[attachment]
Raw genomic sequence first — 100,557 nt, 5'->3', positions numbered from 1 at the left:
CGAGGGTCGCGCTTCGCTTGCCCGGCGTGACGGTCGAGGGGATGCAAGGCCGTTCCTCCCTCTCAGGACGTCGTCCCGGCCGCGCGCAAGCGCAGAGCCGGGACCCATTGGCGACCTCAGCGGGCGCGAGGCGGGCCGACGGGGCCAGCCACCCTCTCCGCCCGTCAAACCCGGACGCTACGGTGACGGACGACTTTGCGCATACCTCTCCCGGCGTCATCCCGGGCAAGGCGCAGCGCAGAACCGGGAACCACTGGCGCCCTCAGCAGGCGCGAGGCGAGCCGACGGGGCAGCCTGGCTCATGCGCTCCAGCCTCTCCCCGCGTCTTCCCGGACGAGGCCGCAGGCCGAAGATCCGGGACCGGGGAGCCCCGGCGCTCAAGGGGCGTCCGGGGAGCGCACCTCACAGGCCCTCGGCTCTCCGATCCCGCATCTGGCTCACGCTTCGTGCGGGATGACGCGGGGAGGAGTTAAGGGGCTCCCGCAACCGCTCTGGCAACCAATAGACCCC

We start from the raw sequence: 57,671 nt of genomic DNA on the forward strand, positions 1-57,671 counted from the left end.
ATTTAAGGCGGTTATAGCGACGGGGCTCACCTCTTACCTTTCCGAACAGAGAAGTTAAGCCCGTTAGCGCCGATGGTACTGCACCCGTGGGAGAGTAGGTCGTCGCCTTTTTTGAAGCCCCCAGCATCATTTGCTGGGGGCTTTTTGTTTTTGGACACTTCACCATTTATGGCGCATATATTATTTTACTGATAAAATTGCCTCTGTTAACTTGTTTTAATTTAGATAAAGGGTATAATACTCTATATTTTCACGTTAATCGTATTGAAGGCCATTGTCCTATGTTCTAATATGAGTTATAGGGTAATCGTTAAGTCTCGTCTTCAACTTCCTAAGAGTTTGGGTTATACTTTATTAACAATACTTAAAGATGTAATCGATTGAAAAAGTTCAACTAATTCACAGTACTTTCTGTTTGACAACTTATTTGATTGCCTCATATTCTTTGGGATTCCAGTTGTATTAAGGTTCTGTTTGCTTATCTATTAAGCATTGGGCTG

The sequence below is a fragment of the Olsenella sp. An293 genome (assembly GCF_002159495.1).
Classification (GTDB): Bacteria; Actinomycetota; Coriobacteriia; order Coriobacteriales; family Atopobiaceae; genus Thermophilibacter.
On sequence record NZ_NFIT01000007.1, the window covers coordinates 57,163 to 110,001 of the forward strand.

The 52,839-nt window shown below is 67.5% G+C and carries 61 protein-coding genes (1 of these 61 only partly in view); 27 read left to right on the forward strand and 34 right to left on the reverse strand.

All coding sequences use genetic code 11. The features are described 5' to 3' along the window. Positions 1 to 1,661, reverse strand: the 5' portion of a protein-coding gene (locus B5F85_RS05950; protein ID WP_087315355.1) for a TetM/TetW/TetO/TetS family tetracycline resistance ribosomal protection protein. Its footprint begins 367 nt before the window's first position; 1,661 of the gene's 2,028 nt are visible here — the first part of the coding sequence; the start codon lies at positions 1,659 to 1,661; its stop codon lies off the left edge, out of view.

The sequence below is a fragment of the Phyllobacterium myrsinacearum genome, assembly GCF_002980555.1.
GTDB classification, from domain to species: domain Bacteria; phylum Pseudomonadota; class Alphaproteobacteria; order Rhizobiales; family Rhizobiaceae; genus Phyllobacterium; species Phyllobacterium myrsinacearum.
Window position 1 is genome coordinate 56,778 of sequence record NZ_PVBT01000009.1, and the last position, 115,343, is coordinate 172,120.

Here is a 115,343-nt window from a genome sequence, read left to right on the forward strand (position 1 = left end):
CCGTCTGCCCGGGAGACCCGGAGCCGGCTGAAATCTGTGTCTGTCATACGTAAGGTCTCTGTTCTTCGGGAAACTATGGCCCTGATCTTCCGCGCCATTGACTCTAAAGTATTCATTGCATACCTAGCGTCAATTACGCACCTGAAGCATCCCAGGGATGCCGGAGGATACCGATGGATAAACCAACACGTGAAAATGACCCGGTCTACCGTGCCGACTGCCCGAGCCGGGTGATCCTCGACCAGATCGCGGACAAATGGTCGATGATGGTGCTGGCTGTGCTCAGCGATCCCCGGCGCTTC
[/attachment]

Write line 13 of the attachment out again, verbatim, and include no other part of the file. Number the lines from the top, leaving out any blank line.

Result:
Here is a 115,343-nt window from a genome sequence, read left to right on the forward strand (position 1 = left end):